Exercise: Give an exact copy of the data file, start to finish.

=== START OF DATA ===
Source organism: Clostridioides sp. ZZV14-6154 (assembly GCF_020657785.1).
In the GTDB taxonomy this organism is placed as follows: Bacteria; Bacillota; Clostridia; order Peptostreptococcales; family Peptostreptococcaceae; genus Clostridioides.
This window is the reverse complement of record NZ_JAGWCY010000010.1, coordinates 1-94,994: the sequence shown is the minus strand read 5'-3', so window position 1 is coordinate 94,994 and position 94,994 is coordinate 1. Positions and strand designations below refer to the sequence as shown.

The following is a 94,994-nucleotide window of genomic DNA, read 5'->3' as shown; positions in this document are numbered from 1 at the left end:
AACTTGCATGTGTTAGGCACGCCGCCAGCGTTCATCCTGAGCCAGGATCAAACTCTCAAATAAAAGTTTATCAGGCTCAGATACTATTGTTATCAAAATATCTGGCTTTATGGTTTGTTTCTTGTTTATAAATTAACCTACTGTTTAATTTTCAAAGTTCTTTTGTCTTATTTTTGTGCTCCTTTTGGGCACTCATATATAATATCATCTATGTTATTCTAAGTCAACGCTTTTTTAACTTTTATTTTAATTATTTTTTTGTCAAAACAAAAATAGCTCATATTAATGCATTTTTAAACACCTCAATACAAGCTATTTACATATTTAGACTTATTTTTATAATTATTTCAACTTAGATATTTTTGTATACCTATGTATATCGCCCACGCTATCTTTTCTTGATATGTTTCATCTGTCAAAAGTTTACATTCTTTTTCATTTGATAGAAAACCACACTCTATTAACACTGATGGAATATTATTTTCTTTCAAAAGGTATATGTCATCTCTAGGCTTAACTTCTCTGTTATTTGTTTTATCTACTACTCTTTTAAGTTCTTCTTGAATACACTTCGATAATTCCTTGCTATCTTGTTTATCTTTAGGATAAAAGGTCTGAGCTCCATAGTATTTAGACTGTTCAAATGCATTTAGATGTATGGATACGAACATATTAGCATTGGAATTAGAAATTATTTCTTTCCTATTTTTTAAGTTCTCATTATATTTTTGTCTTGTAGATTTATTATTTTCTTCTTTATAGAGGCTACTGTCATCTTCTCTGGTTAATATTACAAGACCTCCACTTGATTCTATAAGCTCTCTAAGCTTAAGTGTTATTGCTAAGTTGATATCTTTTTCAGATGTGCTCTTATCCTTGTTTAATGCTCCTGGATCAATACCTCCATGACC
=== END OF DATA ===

Source organism: Clostridioides sp. ZZV14-6154 (assembly GCF_020657785.1).
In the GTDB taxonomy this organism is placed as follows: Bacteria; Bacillota; Clostridia; order Peptostreptococcales; family Peptostreptococcaceae; genus Clostridioides.
This window is the reverse complement of record NZ_JAGWCY010000010.1, coordinates 1-94,994: the sequence shown is the minus strand read 5'-3', so window position 1 is coordinate 94,994 and position 94,994 is coordinate 1. Positions and strand designations below refer to the sequence as shown.

The following is a 94,994-nucleotide window of genomic DNA, read 5'->3' as shown; positions in this document are numbered from 1 at the left end:
AACTTGCATGTGTTAGGCACGCCGCCAGCGTTCATCCTGAGCCAGGATCAAACTCTCAAATAAAAGTTTATCAGGCTCAGATACTATTGTTATCAAAATATCTGGCTTTATGGTTTGTTTCTTGTTTATAAATTAACCTACTGTTTAATTTTCAAAGTTCTTTTGTCTTATTTTTGTGCTCCTTTTGGGCACTCATATATAATATCATCTATGTTATTCTAAGTCAACGCTTTTTTAACTTTTATTTTAATTATTTTTTTGTCAAAACAAAAATAGCTCATATTAATGCATTTTTAAACACCTCAATACAAGCTATTTACATATTTAGACTTATTTTTATAATTATTTCAACTTAGATATTTTTGTATACCTATGTATATCGCCCACGCTATCTTTTCTTGATATGTTTCATCTGTCAAAAGTTTACATTCTTTTTCATTTGATAGAAAACCACACTCTATTAACACTGATGGAATATTATTTTCTTTCAAAAGGTATATGTCATCTCTAGGCTTAACTTCTCTGTTATTTGTTTTATCTACTACTCTTTTAAGTTCTTCTTGAATACACTTCGATAATTCCTTGCTATCTTGTTTATCTTTAGGATAAAAGGTCTGAGCTCCATAGTATTTAGACTGTTCAAATGCATTTAGATGTATGGATACGAACATATTAGCATTGGAATTAGAAATTATTTCTTTCCTATTTTTTAAGTTCTCATTATATTTTTGTCTTGTAGATTTATTATTTTCTTCTTTATAGAGGCTACTGTCATCTTCTCTGGTTAATATTACAAGACCTCCACTTGATTCTATAAGCTCTCTAAGCTTAAGTGTTATTGCTAAGTTGATATCTTTTTCAGATGTGCTCTTATCCTTGTTTAATGCTCCTGGATCAATACCTCCATGACC